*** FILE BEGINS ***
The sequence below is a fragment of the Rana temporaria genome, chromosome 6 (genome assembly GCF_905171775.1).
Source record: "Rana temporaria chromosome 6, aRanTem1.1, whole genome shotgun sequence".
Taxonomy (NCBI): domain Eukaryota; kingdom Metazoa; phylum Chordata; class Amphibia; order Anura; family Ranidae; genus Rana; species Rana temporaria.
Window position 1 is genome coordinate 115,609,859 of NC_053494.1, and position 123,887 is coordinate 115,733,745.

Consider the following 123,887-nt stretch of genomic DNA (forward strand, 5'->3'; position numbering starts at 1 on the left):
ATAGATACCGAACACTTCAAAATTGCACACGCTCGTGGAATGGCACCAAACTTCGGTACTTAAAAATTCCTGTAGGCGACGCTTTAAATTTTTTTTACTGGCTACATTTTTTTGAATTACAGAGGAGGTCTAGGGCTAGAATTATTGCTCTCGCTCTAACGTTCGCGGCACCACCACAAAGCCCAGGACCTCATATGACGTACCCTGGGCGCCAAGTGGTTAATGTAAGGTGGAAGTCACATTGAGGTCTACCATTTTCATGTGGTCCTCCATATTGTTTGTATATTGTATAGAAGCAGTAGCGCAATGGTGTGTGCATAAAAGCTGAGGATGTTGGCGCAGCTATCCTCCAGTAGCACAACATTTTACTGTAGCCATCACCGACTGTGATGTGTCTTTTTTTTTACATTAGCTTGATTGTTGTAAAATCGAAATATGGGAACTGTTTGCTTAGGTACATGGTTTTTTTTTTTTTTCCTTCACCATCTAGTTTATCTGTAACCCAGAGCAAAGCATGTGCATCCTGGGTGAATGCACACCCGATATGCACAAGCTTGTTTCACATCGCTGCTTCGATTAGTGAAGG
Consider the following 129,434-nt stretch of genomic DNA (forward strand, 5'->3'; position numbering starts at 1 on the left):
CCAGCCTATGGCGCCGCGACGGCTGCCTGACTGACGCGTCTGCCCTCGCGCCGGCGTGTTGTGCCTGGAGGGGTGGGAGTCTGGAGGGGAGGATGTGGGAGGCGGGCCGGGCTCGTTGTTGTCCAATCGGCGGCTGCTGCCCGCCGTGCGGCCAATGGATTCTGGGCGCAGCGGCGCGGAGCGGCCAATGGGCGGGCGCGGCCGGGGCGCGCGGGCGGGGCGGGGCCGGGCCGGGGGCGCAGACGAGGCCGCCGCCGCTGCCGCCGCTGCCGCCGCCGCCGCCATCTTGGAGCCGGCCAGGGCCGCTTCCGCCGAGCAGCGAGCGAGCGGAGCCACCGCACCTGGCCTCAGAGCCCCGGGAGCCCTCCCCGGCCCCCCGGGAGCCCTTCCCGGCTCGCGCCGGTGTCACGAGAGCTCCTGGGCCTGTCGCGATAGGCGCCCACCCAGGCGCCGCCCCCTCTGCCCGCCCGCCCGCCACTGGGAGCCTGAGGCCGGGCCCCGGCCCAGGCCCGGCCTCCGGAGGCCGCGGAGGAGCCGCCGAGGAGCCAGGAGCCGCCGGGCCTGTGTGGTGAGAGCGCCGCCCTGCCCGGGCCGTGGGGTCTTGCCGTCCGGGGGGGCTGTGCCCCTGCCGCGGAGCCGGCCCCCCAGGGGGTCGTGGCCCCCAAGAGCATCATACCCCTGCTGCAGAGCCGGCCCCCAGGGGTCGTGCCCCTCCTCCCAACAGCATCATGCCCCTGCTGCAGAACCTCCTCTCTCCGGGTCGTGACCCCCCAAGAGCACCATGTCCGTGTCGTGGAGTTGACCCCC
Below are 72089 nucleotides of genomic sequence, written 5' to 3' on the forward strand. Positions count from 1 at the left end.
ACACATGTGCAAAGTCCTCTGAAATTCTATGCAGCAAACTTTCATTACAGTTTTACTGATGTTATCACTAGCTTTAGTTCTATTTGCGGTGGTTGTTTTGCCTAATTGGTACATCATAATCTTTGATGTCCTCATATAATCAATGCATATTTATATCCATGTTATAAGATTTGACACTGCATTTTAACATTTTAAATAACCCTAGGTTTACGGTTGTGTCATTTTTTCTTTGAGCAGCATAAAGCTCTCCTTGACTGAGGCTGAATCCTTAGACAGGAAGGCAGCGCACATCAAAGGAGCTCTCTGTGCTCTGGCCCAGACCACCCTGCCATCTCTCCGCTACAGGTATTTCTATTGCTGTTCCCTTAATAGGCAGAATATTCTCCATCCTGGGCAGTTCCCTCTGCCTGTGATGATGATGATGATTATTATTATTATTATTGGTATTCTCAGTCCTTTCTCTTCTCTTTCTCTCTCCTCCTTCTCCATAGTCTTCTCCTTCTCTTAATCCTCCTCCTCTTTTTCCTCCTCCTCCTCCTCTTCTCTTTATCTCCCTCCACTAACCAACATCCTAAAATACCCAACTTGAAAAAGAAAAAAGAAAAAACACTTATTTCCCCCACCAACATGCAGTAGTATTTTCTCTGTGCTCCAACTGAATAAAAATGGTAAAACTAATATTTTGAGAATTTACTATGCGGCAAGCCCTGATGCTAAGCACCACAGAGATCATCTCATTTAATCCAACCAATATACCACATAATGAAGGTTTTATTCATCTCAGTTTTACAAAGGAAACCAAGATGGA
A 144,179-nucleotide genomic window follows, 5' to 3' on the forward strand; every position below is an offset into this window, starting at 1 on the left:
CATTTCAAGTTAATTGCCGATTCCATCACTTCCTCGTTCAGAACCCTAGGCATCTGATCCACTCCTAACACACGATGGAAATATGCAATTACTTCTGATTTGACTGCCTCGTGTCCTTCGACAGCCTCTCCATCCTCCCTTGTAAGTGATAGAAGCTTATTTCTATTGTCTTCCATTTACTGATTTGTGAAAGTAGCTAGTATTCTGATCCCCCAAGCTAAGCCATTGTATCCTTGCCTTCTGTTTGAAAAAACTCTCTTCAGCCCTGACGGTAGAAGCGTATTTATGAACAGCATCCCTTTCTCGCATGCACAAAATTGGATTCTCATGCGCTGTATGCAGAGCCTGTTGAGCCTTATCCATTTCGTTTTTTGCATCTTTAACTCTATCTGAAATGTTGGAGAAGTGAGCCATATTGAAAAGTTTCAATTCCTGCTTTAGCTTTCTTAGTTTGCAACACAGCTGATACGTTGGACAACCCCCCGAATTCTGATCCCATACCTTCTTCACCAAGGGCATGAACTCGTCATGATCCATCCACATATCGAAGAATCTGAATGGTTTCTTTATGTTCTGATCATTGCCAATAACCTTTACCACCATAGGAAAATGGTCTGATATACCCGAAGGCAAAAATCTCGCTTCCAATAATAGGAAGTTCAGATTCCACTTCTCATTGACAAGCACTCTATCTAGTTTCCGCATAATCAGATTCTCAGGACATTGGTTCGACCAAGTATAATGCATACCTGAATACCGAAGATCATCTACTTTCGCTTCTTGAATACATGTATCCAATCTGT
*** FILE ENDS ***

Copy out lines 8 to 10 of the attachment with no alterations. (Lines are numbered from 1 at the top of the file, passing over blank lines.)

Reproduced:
CCAGCCTATGGCGCCGCGACGGCTGCCTGACTGACGCGTCTGCCCTCGCGCCGGCGTGTTGTGCCTGGAGGGGTGGGAGTCTGGAGGGGAGGATGTGGGAGGCGGGCCGGGCTCGTTGTTGTCCAATCGGCGGCTGCTGCCCGCCGTGCGGCCAATGGATTCTGGGCGCAGCGGCGCGGAGCGGCCAATGGGCGGGCGCGGCCGGGGCGCGCGGGCGGGGCGGGGCCGGGCCGGGGGCGCAGACGAGGCCGCCGCCGCTGCCGCCGCTGCCGCCGCCGCCGCCATCTTGGAGCCGGCCAGGGCCGCTTCCGCCGAGCAGCGAGCGAGCGGAGCCACCGCACCTGGCCTCAGAGCCCCGGGAGCCCTCCCCGGCCCCCCGGGAGCCCTTCCCGGCTCGCGCCGGTGTCACGAGAGCTCCTGGGCCTGTCGCGATAGGCGCCCACCCAGGCGCCGCCCCCTCTGCCCGCCCGCCCGCCACTGGGAGCCTGAGGCCGGGCCCCGGCCCAGGCCCGGCCTCCGGAGGCCGCGGAGGAGCCGCCGAGGAGCCAGGAGCCGCCGGGCCTGTGTGGTGAGAGCGCCGCCCTGCCCGGGCCGTGGGGTCTTGCCGTCCGGGGGGGCTGTGCCCCTGCCGCGGAGCCGGCCCCCCAGGGGGTCGTGGCCCCCAAGAGCATCATACCCCTGCTGCAGAGCCGGCCCCCAGGGGTCGTGCCCCTCCTCCCAACAGCATCATGCCCCTGCTGCAGAACCTCCTCTCTCCGGGTCGTGACCCCCCAAGAGCACCATGTCCGTGTCGTGGAGTTGACCCCC
Below are 72089 nucleotides of genomic sequence, written 5' to 3' on the forward strand. Positions count from 1 at the left end.
ACACATGTGCAAAGTCCTCTGAAATTCTATGCAGCAAACTTTCATTACAGTTTTACTGATGTTATCACTAGCTTTAGTTCTATTTGCGGTGGTTGTTTTGCCTAATTGGTACATCATAATCTTTGATGTCCTCATATAATCAATGCATATTTATATCCATGTTATAAGATTTGACACTGCATTTTAACATTTTAAATAACCCTAGGTTTACGGTTGTGTCATTTTTTCTTTGAGCAGCATAAAGCTCTCCTTGACTGAGGCTGAATCCTTAGACAGGAAGGCAGCGCACATCAAAGGAGCTCTCTGTGCTCTGGCCCAGACCACCCTGCCATCTCTCCGCTACAGGTATTTCTATTGCTGTTCCCTTAATAGGCAGAATATTCTCCATCCTGGGCAGTTCCCTCTGCCTGTGATGATGATGATGATTATTATTATTATTATTGGTATTCTCAGTCCTTTCTCTTCTCTTTCTCTCTCCTCCTTCTCCATAGTCTTCTCCTTCTCTTAATCCTCCTCCTCTTTTTCCTCCTCCTCCTCCTCTTCTCTTTATCTCCCTCCACTAACCAACATCCTAAAATACCCAACTTGAAAAAGAAAAAAGAAAAAACACTTATTTCCCCCACCAACATGCAGTAGTATTTTCTCTGTGCTCCAACTGAATAAAAATGGTAAAACTAATATTTTGAGAATTTACTATGCGGCAAGCCCTGATGCTAAGCACCACAGAGATCATCTCATTTAATCCAACCAATATACCACATAATGAAGGTTTTATTCATCTCAGTTTTACAAAGGAAACCAAGATGGA